President Trump’s first year in office prompts four steps for reform.
The Trump Administration’s purported economic justification weakens the credibility of cost-benefit analysis.
The Trump Administration’s information request violates a longstanding federal law.
The Trump Administration’s embrace of a seldom-used law may undermine future regulatory efforts.
Earlier and less burdensome regulatory impact analyses would lead to more transparent, better regulatory decisions.
Combining better analysis with more meaningful participation will improve policy decisions.
Recommendations in National Academy of Sciences report may lead to smarter regulation of research.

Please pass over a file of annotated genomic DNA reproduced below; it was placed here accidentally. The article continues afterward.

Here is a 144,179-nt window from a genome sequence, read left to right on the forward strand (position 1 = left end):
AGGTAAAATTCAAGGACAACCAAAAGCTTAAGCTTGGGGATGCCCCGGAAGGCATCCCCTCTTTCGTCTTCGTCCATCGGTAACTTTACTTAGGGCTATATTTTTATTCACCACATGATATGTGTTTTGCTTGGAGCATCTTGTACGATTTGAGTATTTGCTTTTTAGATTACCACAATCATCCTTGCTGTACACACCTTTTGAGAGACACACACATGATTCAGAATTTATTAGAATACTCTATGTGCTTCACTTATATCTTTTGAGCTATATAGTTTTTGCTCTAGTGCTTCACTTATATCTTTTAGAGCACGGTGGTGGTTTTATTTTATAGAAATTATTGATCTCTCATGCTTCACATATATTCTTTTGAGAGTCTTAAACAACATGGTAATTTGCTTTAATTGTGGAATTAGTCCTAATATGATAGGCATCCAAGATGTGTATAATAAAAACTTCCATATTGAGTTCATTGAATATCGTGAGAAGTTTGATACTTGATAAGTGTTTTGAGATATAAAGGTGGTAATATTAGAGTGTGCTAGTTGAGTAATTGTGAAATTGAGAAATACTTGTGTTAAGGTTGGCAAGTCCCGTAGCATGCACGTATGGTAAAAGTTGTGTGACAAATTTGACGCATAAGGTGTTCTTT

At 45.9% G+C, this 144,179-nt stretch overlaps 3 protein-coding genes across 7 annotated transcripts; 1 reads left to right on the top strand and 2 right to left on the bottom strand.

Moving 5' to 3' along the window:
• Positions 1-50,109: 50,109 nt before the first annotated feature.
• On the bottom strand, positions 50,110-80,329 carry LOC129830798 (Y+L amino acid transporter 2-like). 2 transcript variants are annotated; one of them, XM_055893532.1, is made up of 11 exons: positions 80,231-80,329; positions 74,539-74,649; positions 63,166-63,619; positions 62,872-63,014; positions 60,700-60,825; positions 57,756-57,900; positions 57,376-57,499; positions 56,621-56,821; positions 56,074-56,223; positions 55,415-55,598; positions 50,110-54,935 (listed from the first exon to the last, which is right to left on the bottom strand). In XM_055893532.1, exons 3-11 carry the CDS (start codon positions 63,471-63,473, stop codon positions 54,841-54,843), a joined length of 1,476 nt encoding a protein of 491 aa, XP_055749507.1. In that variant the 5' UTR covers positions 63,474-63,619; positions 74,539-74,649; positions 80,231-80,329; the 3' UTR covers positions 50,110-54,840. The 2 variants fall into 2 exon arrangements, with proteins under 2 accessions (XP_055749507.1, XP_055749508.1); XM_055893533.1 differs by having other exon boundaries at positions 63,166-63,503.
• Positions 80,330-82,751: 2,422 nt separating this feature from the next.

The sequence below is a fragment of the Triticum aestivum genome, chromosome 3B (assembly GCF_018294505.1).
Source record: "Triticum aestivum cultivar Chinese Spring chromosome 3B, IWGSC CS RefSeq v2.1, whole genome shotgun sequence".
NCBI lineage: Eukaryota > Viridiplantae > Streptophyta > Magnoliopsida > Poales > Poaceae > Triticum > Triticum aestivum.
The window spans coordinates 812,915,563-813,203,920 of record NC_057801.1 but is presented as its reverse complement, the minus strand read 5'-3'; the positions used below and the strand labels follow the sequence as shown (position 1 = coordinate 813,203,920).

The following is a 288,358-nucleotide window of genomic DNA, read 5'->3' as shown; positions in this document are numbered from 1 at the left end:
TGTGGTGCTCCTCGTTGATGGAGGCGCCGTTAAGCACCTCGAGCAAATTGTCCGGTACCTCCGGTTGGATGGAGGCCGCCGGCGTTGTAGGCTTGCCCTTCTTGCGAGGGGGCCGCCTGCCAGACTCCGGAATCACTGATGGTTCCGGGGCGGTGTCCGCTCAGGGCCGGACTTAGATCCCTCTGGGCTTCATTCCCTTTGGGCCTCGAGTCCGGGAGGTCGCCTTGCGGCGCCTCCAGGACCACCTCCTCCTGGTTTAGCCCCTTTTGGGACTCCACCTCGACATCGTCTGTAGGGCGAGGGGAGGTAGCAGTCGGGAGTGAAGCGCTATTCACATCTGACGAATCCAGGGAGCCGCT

The politics of regulatory reform is much more about politics than it is about regulation.
Both critics and defenders overstate true role of cost-benefit analysis in rulemaking
My recent ACUS report presents three conclusions to frame proposed improvements.
Empirical research reveals stronger benefit-cost analysis during less political rulemakings.
Increased regulatory action under Obama means that OIRA has more regulations to review.